Among those who pledged donations to the victims were the Northern Caucus of the House of Representatives, which pledged N350m projects for the area and a donation of N45m to the victims. The Northern States Governors Forum also pledged N180m.
The Kaduna State Governor, Uba Sani, set up a committee, headed by the Deputy Governor, Dr Hadiza Balarabe, to, among others, take “inventory of all the donations made by the Federal Government, National Assembly, Nigeria Governors Forum, Corporate Organisations and well-meaning Nigerians as well as develop a framework for disbursement of the funds and ensure prompt disbursement to actual beneficiaries.”
It was, however, gathered that a number of those who pledged donations, including the senators, have yet to fulfil their pledges.
A government official, conversant with the process, who spoke to Punchng on condition of anonymity because he was not authorised to speak on the issue, said about N140m had been gathered but the disbursement to the victims was being delayed as many of those who made pledges had yet to redeem them nearly two months after the tragic incident.
To this end, he said, “A letter will be written by the committee to all of them (donors) who made pledges”.
The official added that another challenge before the committee was how to disburse the money to the victims of the disaster “without incurring the wrath of the bandits.”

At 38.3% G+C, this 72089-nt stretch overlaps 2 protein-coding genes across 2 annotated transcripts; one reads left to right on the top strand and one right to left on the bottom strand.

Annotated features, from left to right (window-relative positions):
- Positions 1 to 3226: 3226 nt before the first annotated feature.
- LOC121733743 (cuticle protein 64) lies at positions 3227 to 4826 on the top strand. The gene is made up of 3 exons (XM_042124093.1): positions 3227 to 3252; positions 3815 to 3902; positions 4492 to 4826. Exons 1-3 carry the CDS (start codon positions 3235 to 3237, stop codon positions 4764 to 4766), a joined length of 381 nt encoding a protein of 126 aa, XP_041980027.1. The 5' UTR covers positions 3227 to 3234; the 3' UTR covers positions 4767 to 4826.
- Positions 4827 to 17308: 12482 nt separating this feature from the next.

“The bandits have written them (villagers) threatening their lives and the committee wants to avoid anything that would jeopardise the peace effort in that village for now,” he said.
He said, “The committee, after inauguration by Governor Uba Sani, has met twice so far. However, the fundamental challenge confronting the committee now is how to disburse the funds realised so far without the bandits knowing about it because the bandits are still threatening the people of the area.
“They have written them letters on that. So, the committee wants to see how they can disburse the funds quietly without anybody including the bandits knowing.
“What the committee has come up with now is to liaise with 1 Division, Nigerian Army, Kaduna and the Ministry of Interior to beef up security in the area.